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William Deegan committed f3c6946

remove start section for now. It can get patched in later once the text and content is polished
(transplanted from b21e54097705830c8360ea3279b4e19ca2625e3d)

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Files changed (4)

doc/user/MANIFEST

 separate.xml
 simple.xml
 sourcecode.xml
-start.xml
 tasks.xml
 tools.xml
 troubleshoot.xml
     <!ENTITY sconf SYSTEM "sconf.xml">
     <!ENTITY separate SYSTEM "separate.xml">
     <!ENTITY simple SYSTEM "simple.xml">
-    <!ENTITY start SYSTEM "start.xml">
     <!ENTITY sourcecode SYSTEM "sourcecode.xml">
     <!ENTITY tasks SYSTEM "tasks.xml">
     <!ENTITY tools SYSTEM "tools.xml">
     &build-install;
   </chapter>
 
-   <chapter id="chap-start">
-     <title>Basic steps and advice</title>
-     &start;
-  </chapter>
-
   <chapter id="chap-simple">
     <title>Simple Builds</title>
     &simple;

doc/user/start.in

-<!--
-
-  __COPYRIGHT__
-
-  Permission is hereby granted, free of charge, to any person obtaining
-  a copy of this software and associated documentation files (the
-  "Software"), to deal in the Software without restriction, including
-  without limitation the rights to use, copy, modify, merge, publish,
-  distribute, sublicense, and/or sell copies of the Software, and to
-  permit persons to whom the Software is furnished to do so, subject to
-  the following conditions:
-
-  The above copyright notice and this permission notice shall be included
-  in all copies or substantial portions of the Software.
-
-  THE SOFTWARE IS PROVIDED "AS IS", WITHOUT WARRANTY OF ANY
-  KIND, EXPRESS OR IMPLIED, INCLUDING BUT NOT LIMITED TO THE
-  WARRANTIES OF MERCHANTABILITY, FITNESS FOR A PARTICULAR PURPOSE AND
-  NONINFRINGEMENT. IN NO EVENT SHALL THE AUTHORS OR COPYRIGHT HOLDERS BE
-  LIABLE FOR ANY CLAIM, DAMAGES OR OTHER LIABILITY, WHETHER IN AN ACTION
-  OF CONTRACT, TORT OR OTHERWISE, ARISING FROM, OUT OF OR IN CONNECTION
-  WITH THE SOFTWARE OR THE USE OR OTHER DEALINGS IN THE SOFTWARE.
-
--->
-
- <para>
-
-If you're completely new to a build system like &SCons;, this chapter is written for you.
-We very briefly discuss the general setup of your project, regarding the &SCons; configuration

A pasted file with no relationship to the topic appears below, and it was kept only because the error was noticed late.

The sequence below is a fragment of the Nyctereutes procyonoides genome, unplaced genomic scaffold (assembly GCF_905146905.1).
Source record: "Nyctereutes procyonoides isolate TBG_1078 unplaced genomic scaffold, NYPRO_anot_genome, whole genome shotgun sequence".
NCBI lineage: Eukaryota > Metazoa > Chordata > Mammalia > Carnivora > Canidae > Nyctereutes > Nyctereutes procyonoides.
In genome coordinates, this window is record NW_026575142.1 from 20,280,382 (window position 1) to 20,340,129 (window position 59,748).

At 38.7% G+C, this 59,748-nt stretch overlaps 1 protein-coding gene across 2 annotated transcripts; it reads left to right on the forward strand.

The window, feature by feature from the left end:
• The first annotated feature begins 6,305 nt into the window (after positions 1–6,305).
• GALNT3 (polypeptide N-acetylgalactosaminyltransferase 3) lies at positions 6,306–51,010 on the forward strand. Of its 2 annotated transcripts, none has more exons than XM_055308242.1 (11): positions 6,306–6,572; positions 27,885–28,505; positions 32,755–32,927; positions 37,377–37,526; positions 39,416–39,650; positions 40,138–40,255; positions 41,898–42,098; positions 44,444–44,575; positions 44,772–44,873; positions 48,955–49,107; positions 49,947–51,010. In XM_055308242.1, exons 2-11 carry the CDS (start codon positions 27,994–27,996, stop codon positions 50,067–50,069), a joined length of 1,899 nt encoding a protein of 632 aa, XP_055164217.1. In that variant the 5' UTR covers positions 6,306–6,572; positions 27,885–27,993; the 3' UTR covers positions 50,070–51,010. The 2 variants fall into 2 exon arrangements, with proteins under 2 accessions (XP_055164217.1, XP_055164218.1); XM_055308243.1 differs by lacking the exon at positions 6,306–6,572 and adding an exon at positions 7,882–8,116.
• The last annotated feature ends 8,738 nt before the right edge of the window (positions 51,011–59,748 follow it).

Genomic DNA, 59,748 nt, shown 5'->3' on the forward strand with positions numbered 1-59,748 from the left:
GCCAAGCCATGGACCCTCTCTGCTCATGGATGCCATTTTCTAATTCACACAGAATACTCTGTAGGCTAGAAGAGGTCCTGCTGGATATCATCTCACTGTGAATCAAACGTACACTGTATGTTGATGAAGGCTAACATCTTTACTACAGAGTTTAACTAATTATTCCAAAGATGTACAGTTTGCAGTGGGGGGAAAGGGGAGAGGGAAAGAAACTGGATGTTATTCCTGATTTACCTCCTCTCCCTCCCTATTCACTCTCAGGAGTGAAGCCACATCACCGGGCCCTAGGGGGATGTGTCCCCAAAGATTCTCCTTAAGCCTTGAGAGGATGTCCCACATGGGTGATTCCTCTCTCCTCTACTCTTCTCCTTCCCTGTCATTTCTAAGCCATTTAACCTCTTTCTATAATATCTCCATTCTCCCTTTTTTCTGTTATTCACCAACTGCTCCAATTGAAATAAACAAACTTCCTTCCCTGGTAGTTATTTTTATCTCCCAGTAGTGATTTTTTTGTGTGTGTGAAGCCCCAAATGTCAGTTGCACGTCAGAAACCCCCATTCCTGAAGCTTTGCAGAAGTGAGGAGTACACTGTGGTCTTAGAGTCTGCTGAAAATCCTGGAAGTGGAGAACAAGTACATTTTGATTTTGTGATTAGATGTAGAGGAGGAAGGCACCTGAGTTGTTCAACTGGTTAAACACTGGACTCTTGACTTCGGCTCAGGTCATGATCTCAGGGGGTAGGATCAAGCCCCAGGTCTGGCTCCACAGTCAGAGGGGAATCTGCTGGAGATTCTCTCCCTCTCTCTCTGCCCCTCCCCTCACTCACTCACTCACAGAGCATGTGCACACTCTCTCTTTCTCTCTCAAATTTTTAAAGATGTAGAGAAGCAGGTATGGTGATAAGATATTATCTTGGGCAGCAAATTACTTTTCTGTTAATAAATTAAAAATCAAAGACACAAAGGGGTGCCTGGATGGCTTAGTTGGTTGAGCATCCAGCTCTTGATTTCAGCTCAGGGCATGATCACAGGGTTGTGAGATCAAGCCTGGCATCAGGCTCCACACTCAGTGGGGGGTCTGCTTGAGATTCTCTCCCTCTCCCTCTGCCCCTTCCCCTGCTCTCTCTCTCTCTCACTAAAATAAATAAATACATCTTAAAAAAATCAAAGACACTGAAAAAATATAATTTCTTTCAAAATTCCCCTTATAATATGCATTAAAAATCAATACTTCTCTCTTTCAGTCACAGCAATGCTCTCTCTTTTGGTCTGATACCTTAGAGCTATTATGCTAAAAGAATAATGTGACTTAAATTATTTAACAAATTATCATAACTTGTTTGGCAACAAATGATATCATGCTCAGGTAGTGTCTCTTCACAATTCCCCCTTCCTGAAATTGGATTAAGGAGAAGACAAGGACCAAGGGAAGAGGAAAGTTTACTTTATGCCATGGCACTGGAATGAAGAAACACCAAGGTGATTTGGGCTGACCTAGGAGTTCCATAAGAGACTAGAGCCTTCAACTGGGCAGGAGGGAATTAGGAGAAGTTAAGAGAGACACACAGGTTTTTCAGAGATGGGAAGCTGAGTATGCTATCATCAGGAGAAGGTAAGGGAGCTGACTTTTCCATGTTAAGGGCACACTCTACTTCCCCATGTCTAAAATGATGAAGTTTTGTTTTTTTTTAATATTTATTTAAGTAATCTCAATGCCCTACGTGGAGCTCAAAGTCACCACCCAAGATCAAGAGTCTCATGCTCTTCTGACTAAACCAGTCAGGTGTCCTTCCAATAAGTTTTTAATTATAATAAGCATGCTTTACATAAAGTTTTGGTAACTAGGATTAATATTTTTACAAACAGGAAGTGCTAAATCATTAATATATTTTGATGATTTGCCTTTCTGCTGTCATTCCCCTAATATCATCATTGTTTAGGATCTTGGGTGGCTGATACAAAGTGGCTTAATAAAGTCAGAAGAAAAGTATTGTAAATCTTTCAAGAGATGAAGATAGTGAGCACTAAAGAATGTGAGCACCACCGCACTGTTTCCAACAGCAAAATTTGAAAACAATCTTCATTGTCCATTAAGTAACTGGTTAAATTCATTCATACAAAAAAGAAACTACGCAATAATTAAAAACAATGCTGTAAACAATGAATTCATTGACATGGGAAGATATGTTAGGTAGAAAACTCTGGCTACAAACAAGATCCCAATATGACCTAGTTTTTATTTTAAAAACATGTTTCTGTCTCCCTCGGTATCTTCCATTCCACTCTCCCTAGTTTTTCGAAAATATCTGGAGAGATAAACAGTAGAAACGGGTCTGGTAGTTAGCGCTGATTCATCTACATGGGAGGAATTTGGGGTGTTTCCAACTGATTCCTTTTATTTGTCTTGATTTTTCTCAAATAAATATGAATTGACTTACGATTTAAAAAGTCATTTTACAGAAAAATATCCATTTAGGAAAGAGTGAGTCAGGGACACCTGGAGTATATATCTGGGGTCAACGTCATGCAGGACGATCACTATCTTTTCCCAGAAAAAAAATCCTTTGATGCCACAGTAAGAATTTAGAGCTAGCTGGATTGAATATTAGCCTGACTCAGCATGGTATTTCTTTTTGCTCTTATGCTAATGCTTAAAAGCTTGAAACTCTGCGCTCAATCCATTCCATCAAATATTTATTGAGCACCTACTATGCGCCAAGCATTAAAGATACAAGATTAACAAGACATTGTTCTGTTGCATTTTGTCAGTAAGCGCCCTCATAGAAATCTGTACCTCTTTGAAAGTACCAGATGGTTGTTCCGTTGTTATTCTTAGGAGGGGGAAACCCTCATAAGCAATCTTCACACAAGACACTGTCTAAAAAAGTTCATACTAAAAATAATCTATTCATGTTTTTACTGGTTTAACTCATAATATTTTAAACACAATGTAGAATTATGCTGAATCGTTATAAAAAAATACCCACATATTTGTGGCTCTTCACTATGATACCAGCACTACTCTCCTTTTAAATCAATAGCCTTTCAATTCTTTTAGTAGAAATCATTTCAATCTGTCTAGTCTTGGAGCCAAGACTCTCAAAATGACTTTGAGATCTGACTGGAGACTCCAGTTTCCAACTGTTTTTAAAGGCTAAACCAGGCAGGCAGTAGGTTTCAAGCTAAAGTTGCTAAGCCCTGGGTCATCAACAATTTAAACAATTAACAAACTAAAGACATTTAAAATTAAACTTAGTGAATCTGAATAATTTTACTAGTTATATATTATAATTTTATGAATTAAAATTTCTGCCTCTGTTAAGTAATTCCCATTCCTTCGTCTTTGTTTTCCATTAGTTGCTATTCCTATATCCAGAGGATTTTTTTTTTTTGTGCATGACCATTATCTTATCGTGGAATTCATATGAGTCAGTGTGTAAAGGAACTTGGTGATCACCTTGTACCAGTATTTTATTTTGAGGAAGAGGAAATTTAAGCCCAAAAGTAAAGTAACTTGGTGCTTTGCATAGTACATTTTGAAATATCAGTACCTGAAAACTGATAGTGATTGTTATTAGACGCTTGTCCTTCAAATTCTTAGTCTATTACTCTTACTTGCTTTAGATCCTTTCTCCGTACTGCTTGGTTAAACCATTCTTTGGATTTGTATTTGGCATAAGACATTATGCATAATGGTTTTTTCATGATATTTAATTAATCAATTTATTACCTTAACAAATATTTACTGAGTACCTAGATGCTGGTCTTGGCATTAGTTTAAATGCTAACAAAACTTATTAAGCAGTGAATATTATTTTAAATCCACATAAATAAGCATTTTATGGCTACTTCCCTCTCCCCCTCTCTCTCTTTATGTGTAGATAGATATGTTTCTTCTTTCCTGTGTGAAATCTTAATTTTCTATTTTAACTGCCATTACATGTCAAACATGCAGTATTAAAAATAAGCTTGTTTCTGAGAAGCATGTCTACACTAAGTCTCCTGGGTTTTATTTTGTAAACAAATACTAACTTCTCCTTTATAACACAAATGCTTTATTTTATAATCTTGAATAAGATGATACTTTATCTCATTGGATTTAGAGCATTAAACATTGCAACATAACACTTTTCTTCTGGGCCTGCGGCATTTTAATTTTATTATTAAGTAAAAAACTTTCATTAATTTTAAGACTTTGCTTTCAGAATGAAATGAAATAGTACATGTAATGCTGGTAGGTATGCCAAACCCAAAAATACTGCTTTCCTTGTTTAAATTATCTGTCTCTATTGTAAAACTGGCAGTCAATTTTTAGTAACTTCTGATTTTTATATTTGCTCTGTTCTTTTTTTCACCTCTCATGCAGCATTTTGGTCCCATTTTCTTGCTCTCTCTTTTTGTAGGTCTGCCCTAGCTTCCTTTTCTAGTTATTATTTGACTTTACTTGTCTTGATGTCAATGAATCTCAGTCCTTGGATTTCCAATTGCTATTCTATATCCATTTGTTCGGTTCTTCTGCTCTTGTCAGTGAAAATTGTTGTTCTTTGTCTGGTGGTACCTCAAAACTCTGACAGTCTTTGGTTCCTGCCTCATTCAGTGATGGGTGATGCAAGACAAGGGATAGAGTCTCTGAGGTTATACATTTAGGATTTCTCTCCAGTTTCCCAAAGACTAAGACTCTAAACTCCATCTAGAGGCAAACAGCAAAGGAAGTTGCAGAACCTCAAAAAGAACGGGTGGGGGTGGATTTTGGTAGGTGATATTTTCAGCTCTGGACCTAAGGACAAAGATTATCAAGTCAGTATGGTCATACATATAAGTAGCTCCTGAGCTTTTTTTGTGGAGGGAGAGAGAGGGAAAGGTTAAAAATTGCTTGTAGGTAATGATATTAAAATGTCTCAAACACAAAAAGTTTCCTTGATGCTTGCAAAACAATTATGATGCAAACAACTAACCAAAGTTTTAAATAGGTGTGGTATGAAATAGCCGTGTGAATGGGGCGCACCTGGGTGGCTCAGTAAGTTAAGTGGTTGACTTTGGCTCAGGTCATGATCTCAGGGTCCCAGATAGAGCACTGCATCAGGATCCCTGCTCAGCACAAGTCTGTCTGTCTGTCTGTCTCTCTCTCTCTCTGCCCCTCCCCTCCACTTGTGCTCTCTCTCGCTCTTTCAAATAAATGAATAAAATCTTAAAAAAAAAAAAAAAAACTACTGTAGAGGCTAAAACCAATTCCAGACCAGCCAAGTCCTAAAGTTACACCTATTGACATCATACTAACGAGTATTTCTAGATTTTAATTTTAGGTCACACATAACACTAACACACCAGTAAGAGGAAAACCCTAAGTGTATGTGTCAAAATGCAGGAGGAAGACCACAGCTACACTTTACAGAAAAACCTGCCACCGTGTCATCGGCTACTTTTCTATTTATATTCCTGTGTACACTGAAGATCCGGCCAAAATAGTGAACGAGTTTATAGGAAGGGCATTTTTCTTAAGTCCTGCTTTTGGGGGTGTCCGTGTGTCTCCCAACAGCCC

-files &SConstruct; and &SConscript;.
-Additionally, a few guidelines are provided about how to start a project...hopefully preventing you from
-running into dead-end after dead-end later on.
-
- </para>
-
- <section>
- <title>SCons files</title>
-   <para>
-Okay, so you have a version of your shiny new project, ready for its very first &SCons; build. Or maybe you decided
-to drop make/autotools, and want to try out &SCons; on the cool media-message-mailing library that you already provide
-on Sourceforge (Tigris, Github, Bitbucket, Launchpad...).
-</para>
-<para>
-Let's say you have a source folder in your file system, a directory with all the input files for the build process.
-These may be C or C++ files, TeX/LaTeX sources or a Java package tree. For a start we also assume that you want the
-resulting files, like libs, executables, JARs and PDFs, to be created in the same folder structure. Alongside your
-sources, so to speak.
-</para>
-<para>
-In order to get &SCons; going you have to give it your input files and tell it what to build. Like in most build systems,
-this is done by writing a special text file (or several of them) further describing your build setup. You place this
-file, named &SConstruct; (see <xref linkend="chap-simple"></xref>), at the top of your source folder tree:
-</para>
-<screen>
-yoursrc
-    yourlib1
-        *.cpp/h
-    yourlib2
-        *.cpp/h
-    yourexe
-        *.cpp/h
-    README
-    INSTALL
-    SConstruct
-</screen>
-<para>
-To start a build, you open a terminal (text console, prompt, shell,...whatever it is called in your current system) and
-change into the folder with the &SConstruct; in it. Having &SCons; properly installed (see <xref linkend="chap-build-install"></xref>), you call the command
-</para>
-   <screen>
-      % <userinput>scons</userinput>
-   </screen>
-<para>
-and the processing starts. &SCons; reads your &SConstruct; and starts to build things for you, hopefully.
-</para>
-<para>
-So much for a very quick start and the basics about how to get &SCons; going.
-A discussion of &SCons; at great length can be found in the following
-chapters and sections. Read on please, to learn more about all the available features and possibilities...
-</para>
-
- </section>
-
- <section>
- <title>A few additional guidelines</title>
-
-   <para>
-   With &SCons; and the power of Python as backup, you are pretty much free to do anything
-   you like. However, when you start without any prior experience a few pointers might
-   help as a good foundation for your work. That's exactly what the following list is there
-   for. A few best practices and you can have your pick...or roll your own stuff.
-   </para>
-
-   <itemizedlist>
-
-    <listitem>
-      <para><emphasis>Think in modules</emphasis>: Try to create an &SConscript; for
-        each subfolder, containing one of your libs or executables.
-        Then, call these &SConscript;s from a single &SConstruct; at the top of your
-        build directory.
-      </para>
-      <para>
-        From what our experience tells us, this is the setup that offers you the most flexibility
-        regarding build options and variant dirs. It may look a bit complicated and overdone
-        right now, but starting this way pays off really fast.
-      </para>
-      <para>
-A simple example:
-      </para>
- <screen>
-yoursrc
-    yourlib1
-        SConscript
-        *.cpp/h
-    yourlib2
-        SConscript
-        *.cpp/h
-    SConstruct
-</screen>
-<para>
-would include the &SConscript;s by
-</para>
-<screen>
-SConscript(['yourlib1/SConscript'])
-SConscript(['yourlib2/SConscript'])
-</screen>
-<para>
-in the &SConstruct;.
-</para>
-<para>Check out <xref linkend="sect-sconstruct-file"></xref> and <xref linkend="chap-hierarchical"></xref> for more infos about this.